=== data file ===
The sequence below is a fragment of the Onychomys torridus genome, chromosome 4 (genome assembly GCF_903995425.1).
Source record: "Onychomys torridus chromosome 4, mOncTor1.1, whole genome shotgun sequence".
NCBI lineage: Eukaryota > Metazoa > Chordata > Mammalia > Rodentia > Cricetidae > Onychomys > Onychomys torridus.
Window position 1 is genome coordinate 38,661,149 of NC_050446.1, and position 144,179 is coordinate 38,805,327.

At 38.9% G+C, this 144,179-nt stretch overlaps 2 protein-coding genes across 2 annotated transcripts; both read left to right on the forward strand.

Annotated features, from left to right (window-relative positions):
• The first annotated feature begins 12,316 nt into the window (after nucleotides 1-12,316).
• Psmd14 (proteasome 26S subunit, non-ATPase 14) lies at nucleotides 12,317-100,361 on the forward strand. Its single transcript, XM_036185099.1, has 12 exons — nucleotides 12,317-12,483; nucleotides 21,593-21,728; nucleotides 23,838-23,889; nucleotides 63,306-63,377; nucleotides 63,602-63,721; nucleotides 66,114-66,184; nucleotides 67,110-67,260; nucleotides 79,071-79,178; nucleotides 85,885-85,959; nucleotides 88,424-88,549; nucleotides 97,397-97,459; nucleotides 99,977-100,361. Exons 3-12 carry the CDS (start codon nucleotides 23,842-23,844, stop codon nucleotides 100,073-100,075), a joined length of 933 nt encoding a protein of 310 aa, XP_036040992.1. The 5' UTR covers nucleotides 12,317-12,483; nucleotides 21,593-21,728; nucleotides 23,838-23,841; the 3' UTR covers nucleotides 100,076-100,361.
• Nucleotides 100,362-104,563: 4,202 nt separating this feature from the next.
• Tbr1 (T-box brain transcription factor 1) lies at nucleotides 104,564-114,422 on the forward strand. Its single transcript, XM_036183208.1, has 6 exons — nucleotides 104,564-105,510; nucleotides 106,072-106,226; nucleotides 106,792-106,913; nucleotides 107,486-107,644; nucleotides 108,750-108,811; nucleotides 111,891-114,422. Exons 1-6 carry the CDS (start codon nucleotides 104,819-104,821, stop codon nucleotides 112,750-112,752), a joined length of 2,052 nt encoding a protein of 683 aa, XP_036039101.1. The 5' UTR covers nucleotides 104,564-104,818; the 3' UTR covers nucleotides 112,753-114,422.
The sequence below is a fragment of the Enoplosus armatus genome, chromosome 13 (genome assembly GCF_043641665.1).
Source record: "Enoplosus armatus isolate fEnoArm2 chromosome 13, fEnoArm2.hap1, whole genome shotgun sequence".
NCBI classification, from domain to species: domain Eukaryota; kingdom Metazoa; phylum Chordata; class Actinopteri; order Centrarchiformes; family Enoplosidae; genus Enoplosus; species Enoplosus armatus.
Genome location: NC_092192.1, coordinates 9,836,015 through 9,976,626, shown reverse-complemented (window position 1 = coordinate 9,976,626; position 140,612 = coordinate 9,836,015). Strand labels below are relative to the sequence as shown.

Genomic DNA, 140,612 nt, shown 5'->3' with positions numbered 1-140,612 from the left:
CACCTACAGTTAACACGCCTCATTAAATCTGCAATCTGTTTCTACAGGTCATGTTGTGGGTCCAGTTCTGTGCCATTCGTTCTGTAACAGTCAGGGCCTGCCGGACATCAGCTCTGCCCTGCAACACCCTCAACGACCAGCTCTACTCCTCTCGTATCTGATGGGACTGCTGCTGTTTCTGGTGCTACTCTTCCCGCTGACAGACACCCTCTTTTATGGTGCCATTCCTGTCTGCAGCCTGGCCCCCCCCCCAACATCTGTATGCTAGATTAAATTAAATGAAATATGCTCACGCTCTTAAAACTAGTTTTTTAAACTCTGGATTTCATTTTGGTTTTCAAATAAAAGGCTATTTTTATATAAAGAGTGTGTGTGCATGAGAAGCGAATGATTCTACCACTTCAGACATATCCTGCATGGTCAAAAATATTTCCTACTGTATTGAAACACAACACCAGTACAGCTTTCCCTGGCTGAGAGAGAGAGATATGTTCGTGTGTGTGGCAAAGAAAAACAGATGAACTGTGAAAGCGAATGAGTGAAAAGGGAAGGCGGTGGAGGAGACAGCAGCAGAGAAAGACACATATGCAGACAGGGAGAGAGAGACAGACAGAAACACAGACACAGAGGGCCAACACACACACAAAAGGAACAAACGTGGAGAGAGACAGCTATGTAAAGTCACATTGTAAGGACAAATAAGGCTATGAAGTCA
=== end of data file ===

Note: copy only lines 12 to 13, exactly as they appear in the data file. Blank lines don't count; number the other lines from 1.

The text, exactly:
Source record: "Enoplosus armatus isolate fEnoArm2 chromosome 13, fEnoArm2.hap1, whole genome shotgun sequence".
NCBI classification, from domain to species: domain Eukaryota; kingdom Metazoa; phylum Chordata; class Actinopteri; order Centrarchiformes; family Enoplosidae; genus Enoplosus; species Enoplosus armatus.